Last year, the Canadian Supreme Court ruled — unanimously — that patients with severe medical problems could legally ask their doctors to help end their lives.
The Court gave the government a year to implement new laws taking the decision into account, which they failed to do even after a four-month extension, but the law eventually passed in June. Physician-assisted death is now legal in the country for anyone 18 or older, a Canadian citizen, mentally competent, suffering from a “serious and incurable disease, illness or disability,” and in an “‘advanced state of irreversible decline,’ with enduring and intolerable suffering.”
It’s not a perfect law. Critics point to the fact that people with terminal illnesses can’t choose death unless it’s “imminent,” so those with chronic disabilities are stuck. The law also allows doctors to say no to participating in such a procedure for religious reasons.
That’s the issue at the center of a new controversy. Last month, 87-year-old Ian Shearer was in enormous pain for a variety of reasons and wanted to end life on his own terms. The problem is that he was at St. Paul’s Hospital in Vancouver, and none of the doctors would assist him.
He spent the last several hours of his life trying to transfer to a new hospital — the ambulance was three hours late and the ride was bumpy enough to amplify his pain — where someone could take care of him because the taxpayer-funded Catholic institution had abdicated its responsibility.
“To hear him crying out, screaming … was just horrible,” said [daughter Jan] Lackie, breaking into tears as she recalled the day in late August. “That’s what keeps me from sleeping at night … I don’t want any other person to go through what he did.”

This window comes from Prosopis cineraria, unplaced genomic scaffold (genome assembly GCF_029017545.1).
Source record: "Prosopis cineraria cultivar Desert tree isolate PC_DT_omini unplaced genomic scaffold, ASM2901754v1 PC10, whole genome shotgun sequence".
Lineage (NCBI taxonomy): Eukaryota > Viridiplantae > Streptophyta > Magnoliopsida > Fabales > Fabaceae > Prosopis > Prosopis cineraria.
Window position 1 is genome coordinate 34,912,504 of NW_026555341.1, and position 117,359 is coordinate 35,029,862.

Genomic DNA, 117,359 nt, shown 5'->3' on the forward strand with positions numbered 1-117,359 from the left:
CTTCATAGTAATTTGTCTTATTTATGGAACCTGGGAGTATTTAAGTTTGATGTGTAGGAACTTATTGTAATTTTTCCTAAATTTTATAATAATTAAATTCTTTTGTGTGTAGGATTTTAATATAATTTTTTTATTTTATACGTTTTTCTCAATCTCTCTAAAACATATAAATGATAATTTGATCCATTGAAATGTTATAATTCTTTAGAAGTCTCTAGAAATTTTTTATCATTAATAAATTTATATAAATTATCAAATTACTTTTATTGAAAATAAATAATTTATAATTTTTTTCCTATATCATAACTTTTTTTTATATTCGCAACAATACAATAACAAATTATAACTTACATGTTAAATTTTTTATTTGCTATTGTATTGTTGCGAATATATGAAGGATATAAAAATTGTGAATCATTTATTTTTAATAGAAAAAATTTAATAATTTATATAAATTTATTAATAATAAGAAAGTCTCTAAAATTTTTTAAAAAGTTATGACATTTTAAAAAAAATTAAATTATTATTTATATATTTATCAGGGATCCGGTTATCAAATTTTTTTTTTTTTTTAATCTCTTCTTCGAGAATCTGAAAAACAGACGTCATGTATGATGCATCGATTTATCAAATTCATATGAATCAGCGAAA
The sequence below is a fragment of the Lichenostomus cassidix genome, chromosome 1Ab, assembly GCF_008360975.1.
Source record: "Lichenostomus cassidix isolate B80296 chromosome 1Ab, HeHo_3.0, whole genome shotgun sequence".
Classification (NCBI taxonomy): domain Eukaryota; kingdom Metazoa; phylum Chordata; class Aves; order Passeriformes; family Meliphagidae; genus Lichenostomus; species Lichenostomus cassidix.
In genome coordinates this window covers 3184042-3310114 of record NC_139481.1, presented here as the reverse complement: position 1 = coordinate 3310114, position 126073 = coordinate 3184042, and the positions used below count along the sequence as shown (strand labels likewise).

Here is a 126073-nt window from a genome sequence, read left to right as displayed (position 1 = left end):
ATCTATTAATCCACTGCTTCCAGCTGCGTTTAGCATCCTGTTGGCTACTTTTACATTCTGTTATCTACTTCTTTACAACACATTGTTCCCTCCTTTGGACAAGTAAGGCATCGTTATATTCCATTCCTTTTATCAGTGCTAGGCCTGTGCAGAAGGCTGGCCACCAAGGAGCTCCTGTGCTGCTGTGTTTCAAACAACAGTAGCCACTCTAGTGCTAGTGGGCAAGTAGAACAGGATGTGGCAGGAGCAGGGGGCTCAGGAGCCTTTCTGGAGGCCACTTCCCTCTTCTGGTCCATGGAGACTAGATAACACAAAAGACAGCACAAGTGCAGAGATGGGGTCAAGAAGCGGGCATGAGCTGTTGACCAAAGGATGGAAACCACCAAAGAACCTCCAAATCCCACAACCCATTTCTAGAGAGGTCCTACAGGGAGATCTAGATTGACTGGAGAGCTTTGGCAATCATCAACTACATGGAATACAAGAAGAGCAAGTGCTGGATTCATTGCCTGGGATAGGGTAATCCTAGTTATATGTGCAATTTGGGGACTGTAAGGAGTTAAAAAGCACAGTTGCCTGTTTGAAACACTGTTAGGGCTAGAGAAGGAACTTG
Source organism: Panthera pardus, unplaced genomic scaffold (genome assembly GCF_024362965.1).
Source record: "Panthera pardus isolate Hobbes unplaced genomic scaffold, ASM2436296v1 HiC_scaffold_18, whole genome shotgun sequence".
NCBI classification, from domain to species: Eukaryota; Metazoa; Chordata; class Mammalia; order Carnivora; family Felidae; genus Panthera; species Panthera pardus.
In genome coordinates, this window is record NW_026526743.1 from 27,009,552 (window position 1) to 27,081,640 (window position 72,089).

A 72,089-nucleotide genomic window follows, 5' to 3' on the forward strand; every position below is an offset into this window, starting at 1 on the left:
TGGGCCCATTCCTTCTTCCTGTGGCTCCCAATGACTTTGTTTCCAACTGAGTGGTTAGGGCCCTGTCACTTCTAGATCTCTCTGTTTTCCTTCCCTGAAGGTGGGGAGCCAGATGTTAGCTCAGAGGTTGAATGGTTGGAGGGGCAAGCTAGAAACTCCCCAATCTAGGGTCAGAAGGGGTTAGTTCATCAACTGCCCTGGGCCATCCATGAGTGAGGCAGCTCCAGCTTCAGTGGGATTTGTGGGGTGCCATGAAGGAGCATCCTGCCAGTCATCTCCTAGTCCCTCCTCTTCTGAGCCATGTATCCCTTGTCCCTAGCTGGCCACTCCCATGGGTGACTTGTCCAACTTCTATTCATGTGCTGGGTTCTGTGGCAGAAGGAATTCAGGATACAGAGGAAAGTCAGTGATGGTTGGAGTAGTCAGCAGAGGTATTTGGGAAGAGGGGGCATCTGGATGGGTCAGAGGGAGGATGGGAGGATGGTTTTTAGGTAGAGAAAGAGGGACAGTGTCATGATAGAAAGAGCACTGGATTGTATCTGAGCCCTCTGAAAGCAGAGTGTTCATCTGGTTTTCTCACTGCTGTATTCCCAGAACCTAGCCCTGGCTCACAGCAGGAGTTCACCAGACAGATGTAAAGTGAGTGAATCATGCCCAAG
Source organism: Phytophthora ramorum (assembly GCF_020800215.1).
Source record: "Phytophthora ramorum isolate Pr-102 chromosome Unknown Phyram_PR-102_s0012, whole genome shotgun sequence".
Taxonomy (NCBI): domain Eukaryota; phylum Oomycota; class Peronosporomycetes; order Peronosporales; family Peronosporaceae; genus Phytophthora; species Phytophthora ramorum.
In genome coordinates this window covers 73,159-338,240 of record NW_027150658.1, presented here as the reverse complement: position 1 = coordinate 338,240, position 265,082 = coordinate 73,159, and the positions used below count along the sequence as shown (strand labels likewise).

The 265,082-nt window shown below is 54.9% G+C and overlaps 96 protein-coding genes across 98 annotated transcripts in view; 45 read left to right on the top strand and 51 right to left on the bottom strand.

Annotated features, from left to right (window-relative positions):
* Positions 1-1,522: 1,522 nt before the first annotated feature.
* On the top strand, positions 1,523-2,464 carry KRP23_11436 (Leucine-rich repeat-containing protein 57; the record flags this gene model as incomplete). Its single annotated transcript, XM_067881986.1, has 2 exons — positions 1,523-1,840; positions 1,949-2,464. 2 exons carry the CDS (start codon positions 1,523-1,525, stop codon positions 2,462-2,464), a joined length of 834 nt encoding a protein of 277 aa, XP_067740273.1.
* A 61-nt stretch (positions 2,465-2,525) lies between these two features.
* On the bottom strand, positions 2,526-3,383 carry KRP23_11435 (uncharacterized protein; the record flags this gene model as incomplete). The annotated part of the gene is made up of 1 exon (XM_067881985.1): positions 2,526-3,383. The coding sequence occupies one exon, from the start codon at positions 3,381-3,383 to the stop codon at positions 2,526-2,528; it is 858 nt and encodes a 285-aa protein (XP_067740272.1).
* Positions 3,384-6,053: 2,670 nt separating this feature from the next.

“We have nine judges who said ‘Yes’ to medical assistance in dying,” she said. “I don’t understand how the Vatican has so much power, even here in Canada.”
Shearer eventually died at Vancouver General Hospital with the help of a physician, but not before experiencing hours of unimaginable pain.
How does the Catholic hospital justify its decision not to help him?
“Life is sacred and the dignity of the person is important,” said Michael Shea, president of the Catholic Health Alliance of Canada. “These organizations neither prolong dying nor hasten death, and that’s a pretty fundamental value for them.”
They refuse to “hasten death”… even when life is nothing but agony for the patient. They’d rather see someone tortured than help the person die in peace. What a barbaric system of faith-based pro-life “values.”
Also remember that Vancouver General was only a few miles away… but what about patients suffering in Catholic hospitals when no secular alternatives are nearby? What are they supposed to do? The doctors’ refusal to help patients in that case means some of them won’t be able to take advantage of a legal practice. This is a problem that needs to be resolved now before more patients are placed in that awful situation.
(Image via Shutterstock)